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Monday, February 10, 2014


My good friend Jill put out a Facebook feeler that she had free tix to the Kansas City Symphony at the Kauffman Center Friday night. Short notice, she just got them herself around 2:00 p.m. and I was the first to throw my hand in the air and bark, 'Oh! Oh! Pick me!'

It was kind of close, timing-wise, I had to get to Gardner and get Mo and get home and back up to Jill's to go with her to the concert, but tight as that was it worked out.

It was so worth the effort. I can't believe I've let this place go unvisited by me for so long. I'm not a huge classical music fan, but I do enjoy it, and I'd been by the outside of it a few times, photographed it and whatnot. I should have put a bigger effort into getting inside the joint. I know people who can get things done sometimes, I have professional contacts that might have an angle on tickets to certain shows if I asked around. Hell, I could even have bought a ticket to something by now.

The program was Bernstein's On the Waterfront Suite, Ravel's Piano Concerto (Left Hand Alone), performed by Leon Fleisher, and Rimsky-Korsakov's Scheherazade. None of these pieces was super familiar to me, I'd heard the Rimsky-Korsakov a few times of the years but I don't own any recordings of it. It almost didn't matter what the orchestra was playing, the Helzberg Hall sounds so fantastic they could have been playing an arrangement of Copacabana followed by Fleisher playing Chopsticks and I would have stuck around. The acoustics are so fantastic, I literally have never heard a symphony orchestra sound so rich, clear and full. It's a true audiophile experience.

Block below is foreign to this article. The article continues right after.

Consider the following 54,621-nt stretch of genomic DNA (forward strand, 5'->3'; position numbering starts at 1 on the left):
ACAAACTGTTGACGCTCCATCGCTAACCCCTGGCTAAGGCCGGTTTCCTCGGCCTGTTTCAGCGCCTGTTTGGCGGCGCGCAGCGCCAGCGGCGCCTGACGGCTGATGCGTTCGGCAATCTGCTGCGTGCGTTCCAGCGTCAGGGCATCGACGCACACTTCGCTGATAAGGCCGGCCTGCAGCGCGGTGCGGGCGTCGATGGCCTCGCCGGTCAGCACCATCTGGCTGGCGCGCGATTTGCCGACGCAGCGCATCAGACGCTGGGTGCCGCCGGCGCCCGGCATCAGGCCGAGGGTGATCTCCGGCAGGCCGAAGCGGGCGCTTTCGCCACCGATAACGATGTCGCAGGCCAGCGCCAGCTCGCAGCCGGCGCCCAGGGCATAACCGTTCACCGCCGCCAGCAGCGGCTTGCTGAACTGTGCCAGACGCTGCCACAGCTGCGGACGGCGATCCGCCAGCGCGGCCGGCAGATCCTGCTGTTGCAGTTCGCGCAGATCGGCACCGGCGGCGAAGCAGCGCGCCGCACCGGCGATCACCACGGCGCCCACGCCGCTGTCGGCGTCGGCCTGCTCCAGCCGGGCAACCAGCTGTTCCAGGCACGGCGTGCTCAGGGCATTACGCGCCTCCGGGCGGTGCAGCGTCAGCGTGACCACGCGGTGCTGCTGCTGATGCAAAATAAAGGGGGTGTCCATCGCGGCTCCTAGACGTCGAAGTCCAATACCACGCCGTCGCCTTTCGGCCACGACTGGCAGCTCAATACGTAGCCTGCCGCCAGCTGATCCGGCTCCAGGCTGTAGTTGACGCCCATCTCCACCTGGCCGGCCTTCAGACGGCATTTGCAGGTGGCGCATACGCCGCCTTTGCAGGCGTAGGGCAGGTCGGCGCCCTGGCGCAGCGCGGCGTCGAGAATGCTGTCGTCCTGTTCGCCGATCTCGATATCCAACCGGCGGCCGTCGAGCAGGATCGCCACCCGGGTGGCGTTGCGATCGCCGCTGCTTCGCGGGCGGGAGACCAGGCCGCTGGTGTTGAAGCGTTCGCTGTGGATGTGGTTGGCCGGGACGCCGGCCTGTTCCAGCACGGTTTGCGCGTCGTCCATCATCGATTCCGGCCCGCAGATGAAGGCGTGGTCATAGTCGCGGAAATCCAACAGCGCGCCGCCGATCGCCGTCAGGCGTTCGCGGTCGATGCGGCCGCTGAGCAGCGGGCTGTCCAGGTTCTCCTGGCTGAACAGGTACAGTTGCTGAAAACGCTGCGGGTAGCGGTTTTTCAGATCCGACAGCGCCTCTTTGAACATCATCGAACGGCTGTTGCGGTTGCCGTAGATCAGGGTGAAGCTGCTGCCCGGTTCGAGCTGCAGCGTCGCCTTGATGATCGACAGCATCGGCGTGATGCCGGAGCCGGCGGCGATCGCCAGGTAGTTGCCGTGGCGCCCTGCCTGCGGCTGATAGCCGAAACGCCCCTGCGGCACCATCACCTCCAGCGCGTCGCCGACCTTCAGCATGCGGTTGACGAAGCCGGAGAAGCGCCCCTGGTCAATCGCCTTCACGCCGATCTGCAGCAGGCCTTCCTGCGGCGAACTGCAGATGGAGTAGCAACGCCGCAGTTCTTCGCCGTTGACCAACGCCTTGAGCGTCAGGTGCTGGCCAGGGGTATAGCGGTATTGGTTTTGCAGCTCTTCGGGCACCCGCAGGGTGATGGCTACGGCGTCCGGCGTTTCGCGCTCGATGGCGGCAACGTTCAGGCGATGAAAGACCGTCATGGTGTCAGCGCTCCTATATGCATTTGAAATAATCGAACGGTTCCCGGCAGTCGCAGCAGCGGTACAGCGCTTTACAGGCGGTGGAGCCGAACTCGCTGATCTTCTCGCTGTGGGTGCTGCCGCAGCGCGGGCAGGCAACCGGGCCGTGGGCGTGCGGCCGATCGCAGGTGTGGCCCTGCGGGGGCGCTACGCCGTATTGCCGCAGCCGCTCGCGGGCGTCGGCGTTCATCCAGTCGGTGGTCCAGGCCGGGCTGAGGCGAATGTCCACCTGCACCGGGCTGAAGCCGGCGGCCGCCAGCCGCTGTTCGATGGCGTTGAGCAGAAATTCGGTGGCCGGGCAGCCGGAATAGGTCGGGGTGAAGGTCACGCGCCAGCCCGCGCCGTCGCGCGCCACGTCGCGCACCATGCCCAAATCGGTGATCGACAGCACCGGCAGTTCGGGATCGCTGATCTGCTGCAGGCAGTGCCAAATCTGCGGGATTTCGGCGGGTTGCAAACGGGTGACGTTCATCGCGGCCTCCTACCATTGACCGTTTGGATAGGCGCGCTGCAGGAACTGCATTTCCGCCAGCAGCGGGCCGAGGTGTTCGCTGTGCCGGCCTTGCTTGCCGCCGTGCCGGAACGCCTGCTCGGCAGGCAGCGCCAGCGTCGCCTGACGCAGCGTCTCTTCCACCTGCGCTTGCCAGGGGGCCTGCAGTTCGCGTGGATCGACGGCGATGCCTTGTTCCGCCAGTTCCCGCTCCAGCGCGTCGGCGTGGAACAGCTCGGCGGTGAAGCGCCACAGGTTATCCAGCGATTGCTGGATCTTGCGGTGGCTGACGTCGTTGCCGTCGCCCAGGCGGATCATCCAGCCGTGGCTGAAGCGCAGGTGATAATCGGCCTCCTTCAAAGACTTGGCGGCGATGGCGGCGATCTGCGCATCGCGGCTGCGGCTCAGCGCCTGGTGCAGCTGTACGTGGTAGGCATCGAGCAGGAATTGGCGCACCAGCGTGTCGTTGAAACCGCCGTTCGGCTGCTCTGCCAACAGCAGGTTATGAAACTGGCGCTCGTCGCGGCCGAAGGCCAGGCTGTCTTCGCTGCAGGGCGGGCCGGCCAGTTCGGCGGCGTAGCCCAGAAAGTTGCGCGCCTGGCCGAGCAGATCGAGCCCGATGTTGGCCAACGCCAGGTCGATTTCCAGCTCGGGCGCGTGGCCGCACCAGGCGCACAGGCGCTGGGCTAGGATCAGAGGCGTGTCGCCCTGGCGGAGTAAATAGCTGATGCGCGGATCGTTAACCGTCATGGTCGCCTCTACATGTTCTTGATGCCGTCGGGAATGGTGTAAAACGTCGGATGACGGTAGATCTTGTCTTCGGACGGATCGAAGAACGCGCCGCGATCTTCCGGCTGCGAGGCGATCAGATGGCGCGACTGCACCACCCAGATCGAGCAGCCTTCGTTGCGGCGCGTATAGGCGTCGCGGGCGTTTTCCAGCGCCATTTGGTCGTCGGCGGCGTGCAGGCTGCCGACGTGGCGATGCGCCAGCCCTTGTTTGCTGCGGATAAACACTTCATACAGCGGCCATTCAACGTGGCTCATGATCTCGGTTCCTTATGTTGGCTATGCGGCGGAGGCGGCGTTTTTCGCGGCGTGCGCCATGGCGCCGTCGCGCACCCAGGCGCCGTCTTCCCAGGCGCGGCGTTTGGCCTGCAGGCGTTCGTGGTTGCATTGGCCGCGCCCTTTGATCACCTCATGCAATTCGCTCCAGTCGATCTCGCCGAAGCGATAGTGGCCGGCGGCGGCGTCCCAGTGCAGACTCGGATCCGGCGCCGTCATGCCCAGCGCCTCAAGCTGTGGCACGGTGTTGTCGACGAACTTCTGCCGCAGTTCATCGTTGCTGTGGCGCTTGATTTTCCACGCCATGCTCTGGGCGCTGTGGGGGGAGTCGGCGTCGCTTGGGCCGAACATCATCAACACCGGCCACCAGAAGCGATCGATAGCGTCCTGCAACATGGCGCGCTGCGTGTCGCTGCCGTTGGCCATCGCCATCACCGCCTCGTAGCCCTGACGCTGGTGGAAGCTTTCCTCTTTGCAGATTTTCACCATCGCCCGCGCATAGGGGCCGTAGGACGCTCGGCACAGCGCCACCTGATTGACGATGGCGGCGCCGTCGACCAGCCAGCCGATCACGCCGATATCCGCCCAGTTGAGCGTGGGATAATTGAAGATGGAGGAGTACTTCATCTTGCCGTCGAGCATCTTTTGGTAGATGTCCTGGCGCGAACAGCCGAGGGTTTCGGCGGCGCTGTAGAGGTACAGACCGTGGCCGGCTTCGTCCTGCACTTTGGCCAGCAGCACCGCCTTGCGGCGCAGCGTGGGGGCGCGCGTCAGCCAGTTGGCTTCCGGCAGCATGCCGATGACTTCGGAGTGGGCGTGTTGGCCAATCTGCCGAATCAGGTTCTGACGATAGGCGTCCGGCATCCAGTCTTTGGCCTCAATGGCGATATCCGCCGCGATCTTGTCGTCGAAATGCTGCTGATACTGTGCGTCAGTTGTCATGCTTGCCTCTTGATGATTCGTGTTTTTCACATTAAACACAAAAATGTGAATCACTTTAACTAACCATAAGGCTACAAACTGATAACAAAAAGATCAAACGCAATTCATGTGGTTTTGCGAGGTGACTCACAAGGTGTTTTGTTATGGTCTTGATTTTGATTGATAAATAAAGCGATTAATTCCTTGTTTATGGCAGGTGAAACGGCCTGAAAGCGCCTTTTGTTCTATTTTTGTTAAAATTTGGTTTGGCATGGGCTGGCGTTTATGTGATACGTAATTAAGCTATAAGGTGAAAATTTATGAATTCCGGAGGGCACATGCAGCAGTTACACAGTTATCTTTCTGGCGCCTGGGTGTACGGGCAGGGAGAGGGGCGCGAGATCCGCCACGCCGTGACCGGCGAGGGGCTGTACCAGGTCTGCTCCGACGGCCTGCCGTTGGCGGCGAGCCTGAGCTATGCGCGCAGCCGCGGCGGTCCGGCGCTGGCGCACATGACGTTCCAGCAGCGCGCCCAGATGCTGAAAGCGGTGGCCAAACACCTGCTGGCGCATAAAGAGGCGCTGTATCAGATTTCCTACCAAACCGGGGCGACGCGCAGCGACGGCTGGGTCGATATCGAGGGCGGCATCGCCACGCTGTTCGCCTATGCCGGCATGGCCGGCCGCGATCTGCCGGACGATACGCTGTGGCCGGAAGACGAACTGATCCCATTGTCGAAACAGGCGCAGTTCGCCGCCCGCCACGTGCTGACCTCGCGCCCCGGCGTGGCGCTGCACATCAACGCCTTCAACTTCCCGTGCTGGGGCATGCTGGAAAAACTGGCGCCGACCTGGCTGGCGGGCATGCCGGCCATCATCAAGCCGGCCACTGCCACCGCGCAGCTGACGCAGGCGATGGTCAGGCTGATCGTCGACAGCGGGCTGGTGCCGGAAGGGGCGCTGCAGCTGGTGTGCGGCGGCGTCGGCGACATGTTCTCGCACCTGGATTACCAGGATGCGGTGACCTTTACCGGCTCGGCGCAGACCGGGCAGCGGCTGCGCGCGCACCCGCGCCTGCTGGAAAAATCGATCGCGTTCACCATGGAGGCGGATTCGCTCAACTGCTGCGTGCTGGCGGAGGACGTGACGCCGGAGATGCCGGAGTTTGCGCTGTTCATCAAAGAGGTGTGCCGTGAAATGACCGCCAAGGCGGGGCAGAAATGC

Oh, and Fleisher was brought out for an encore, and it was my favorite part of the concert: he played a gorgeous left-hand arrangement of All the Things You Are. I gathered from the program that is left-handed repertoire was developed when he lost the use of two fingers on his right hand. He could have hung it up, spent the rest of his days being that cranky piano teacher who can only use eight fingers, I suppose. He could have gone into graphic design, that's what I did when I was confronted with, actually, a considerably less formidable physical obstacle to a career in music.

Apparently a procedure eventually restored those two fingers, but I guess once you've carved out a niche... Hell, anyone can play piano with both hands. Leon Fleisher can do more damage with just his left than most musicians could do if they magically grew a third hand.

After the show, we went back to Jill's (where I'd left my car) and got out the guitar she'd recently purchased, a nice Taylor flat top. I'm more than a little rusty these days, and the setup was different from what I'm used to on

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